I am not easy to live with, especially when on "vacation" or at certain times of the month.
So, this summer when a friend accompanied us on our family road trip, he learned just how hard I really am to live with. One morning after Scott and I had a fight, I mentioned to this friend at breakfast (while Scott was away at the breakfast buffet), "I bet you are wondering why Scott has chosen to stay with me." (At this point it had been almost exactly a year since he told me that he is gay.)
He replied, "Yes, the thought has occurred to me."
The friend's open honesty was hard on me and made me start to question my marriage AGAIN. Why does my husband say that he cannot imagine life without me, and therefore stay instead of finding the man of his dreams? I really struggled for a while with my feelings of worth and my fear of losing Scott at some point in the future.
Fortunately, communication has a great healing power. Scott and I talked about my struggles. He told me about how over our years of marriage he has learned to accept me for who I am, with my emotions and stress and outbursts and nagging and fits and moments of insanity. He has come to realize that much of it is inherited and learned from my upbringing, and that I do not mean to attack him personally when I freak out.
On our wedding day several years ago, he gave me the book "Believing Christ" by Stephen E. Robinson. From the moment we started dating 4 years before, he wanted nothing more than for me to be truly happy. But happiness is always something I have struggled with. While he was on his mission, I struggled with an anxiety disorder. He was hoping that I could find happiness through the Atonement, and that the book would help me to understand it better.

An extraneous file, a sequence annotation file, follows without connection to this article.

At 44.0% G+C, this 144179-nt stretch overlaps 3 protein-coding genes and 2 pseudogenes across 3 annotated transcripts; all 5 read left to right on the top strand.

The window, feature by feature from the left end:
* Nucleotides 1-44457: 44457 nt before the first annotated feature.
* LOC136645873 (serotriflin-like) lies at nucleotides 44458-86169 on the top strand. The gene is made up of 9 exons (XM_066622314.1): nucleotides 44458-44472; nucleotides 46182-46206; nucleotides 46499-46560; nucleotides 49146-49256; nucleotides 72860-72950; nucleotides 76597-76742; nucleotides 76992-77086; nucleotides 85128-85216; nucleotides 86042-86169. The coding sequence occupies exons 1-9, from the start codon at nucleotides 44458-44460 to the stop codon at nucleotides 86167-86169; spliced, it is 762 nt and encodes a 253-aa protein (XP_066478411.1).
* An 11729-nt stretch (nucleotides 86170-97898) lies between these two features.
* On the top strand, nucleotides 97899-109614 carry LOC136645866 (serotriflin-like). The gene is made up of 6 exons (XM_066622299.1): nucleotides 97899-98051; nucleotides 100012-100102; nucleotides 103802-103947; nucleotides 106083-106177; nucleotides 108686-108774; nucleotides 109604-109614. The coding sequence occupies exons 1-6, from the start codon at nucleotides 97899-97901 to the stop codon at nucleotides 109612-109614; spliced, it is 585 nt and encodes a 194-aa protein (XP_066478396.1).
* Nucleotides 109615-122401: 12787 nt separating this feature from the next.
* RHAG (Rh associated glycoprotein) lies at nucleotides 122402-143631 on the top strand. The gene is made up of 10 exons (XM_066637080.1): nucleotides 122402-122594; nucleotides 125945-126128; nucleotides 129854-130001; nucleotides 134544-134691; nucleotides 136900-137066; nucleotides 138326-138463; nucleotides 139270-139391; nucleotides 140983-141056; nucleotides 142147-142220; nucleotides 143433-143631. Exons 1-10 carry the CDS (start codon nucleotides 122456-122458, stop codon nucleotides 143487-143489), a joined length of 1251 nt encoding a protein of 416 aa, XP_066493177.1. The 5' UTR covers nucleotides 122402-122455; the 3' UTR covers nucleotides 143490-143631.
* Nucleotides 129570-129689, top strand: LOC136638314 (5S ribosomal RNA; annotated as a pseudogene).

I remember moments of exasperation throughout our marriage when he just wanted me to be happy, but nothing seemed to change my disposition. I was always worrying about something. If it wasn't money (or rather lack thereof), then there was always something else.
But he has gradually come to an understanding of me, of how I thrive on stress. He has also recognized my efforts and successes in trying to be a happier person. But now, with the gay issue in our lives, it has become easier for him to accept me as I am. Maybe it has to do with the fact that I have so fully accepted him for who he is. We have learned to see each other and love each other as God does. It is something that takes time and effort, and might seem impossible to younger adults, like our friend, that could not imagine how our marriage will ever survive.
But survive, it does. And not just survive, but thrive. It seems like it just keeps getting better.
I am so grateful for Scott, for his compassion and understanding and patience with me. He will truly earn some points in Heaven for loving me as he has, and I am so lucky to have him in my life.
4 weeks ago